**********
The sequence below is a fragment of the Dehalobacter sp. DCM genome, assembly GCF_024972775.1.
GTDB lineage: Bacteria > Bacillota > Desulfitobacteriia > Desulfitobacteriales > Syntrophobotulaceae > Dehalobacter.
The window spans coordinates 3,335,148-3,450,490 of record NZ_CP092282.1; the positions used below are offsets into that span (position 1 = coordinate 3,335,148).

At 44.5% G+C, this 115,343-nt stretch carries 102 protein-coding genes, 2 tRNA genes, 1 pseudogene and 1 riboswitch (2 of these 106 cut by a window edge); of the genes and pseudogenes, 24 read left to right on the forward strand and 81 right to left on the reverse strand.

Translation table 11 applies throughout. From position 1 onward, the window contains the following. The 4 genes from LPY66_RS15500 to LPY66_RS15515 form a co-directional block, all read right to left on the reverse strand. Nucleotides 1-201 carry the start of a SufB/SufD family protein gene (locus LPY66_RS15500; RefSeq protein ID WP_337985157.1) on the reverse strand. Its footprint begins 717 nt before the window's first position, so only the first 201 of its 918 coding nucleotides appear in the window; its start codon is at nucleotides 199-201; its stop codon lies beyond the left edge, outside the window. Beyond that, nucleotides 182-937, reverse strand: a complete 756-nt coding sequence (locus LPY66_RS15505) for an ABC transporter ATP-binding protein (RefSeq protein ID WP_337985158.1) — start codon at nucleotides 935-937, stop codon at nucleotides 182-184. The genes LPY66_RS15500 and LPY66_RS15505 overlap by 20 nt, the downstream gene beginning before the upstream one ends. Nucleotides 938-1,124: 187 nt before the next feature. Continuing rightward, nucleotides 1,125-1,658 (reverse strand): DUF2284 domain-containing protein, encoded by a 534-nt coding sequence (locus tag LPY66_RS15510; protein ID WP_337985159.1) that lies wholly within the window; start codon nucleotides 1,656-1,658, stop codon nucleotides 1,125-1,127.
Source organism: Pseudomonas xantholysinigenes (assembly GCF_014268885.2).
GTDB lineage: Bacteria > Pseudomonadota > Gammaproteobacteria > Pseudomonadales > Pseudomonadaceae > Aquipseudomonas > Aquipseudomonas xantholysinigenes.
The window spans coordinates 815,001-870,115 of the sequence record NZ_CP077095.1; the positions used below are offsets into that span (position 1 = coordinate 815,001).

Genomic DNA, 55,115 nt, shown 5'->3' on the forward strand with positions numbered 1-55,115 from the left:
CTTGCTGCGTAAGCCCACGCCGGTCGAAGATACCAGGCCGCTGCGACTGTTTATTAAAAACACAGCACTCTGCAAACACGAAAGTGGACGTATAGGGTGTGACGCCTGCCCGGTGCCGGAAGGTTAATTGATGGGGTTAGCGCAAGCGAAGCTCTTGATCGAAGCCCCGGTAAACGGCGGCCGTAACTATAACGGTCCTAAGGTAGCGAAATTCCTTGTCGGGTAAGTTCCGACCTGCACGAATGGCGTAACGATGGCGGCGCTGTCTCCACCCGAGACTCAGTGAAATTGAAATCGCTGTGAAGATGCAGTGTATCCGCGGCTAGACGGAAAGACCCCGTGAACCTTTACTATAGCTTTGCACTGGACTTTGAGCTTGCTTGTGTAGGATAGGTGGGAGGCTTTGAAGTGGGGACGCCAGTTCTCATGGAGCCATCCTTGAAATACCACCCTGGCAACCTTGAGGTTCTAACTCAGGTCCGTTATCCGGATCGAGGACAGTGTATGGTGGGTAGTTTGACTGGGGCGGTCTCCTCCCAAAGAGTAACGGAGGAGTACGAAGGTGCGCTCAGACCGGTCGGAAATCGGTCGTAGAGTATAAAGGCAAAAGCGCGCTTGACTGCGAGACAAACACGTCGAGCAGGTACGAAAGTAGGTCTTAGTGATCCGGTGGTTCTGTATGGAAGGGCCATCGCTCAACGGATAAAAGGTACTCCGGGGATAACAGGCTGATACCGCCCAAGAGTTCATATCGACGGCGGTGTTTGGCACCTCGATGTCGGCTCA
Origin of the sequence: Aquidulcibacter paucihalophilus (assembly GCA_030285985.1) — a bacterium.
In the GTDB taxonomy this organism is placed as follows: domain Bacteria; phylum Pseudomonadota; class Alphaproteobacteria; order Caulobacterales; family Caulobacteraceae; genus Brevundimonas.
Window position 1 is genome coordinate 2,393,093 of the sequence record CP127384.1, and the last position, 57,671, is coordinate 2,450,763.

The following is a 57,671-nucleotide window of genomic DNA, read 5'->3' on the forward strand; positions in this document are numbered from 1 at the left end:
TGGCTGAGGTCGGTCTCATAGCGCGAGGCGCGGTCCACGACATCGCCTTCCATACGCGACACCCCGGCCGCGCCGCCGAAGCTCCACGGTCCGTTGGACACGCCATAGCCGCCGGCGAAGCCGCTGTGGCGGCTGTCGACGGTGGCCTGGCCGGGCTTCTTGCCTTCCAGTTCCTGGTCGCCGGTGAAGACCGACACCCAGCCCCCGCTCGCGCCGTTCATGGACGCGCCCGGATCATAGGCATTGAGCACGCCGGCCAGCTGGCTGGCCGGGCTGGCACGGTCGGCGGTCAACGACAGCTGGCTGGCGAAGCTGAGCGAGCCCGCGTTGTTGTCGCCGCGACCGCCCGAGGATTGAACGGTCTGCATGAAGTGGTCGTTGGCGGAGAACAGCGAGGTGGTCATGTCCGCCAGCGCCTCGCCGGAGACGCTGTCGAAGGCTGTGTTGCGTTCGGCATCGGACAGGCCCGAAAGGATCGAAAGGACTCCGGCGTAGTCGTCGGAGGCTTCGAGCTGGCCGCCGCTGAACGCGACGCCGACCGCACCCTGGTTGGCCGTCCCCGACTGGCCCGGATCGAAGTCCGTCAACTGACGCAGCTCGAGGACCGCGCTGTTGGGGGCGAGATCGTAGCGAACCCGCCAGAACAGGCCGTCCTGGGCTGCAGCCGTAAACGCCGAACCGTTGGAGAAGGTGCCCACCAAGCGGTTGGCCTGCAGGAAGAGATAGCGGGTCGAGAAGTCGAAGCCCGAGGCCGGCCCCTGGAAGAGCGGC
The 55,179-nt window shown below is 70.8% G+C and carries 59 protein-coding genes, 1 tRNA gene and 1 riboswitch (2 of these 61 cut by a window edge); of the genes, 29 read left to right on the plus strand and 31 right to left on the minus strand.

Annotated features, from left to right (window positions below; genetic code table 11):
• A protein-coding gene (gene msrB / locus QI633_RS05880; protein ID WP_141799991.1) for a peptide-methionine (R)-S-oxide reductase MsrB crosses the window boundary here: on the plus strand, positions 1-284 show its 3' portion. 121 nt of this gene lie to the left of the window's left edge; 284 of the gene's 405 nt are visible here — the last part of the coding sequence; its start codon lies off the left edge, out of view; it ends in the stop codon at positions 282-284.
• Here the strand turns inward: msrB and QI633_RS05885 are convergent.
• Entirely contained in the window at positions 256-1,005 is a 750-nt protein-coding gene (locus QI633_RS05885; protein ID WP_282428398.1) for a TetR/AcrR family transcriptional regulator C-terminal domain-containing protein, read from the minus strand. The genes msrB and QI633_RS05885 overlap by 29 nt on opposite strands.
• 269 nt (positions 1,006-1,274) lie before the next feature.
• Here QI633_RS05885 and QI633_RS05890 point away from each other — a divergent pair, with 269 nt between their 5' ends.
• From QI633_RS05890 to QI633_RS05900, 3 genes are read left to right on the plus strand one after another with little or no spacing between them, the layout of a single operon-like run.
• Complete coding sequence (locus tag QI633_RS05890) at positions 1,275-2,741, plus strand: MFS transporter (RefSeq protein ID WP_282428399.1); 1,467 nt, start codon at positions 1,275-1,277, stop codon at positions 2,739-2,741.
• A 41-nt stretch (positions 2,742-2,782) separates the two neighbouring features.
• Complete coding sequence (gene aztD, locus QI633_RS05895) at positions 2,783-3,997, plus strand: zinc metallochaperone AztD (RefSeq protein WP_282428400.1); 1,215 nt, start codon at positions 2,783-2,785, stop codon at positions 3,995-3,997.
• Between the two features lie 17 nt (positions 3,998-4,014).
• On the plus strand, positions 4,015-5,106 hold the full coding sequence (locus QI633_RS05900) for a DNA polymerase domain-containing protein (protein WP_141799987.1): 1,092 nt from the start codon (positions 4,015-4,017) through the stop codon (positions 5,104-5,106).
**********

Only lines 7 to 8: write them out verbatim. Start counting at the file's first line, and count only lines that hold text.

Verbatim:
GTDB lineage: Bacteria > Pseudomonadota > Gammaproteobacteria > Pseudomonadales > Pseudomonadaceae > Aquipseudomonas > Aquipseudomonas xantholysinigenes.
The window spans coordinates 815,001-870,115 of the sequence record NZ_CP077095.1; the positions used below are offsets into that span (position 1 = coordinate 815,001).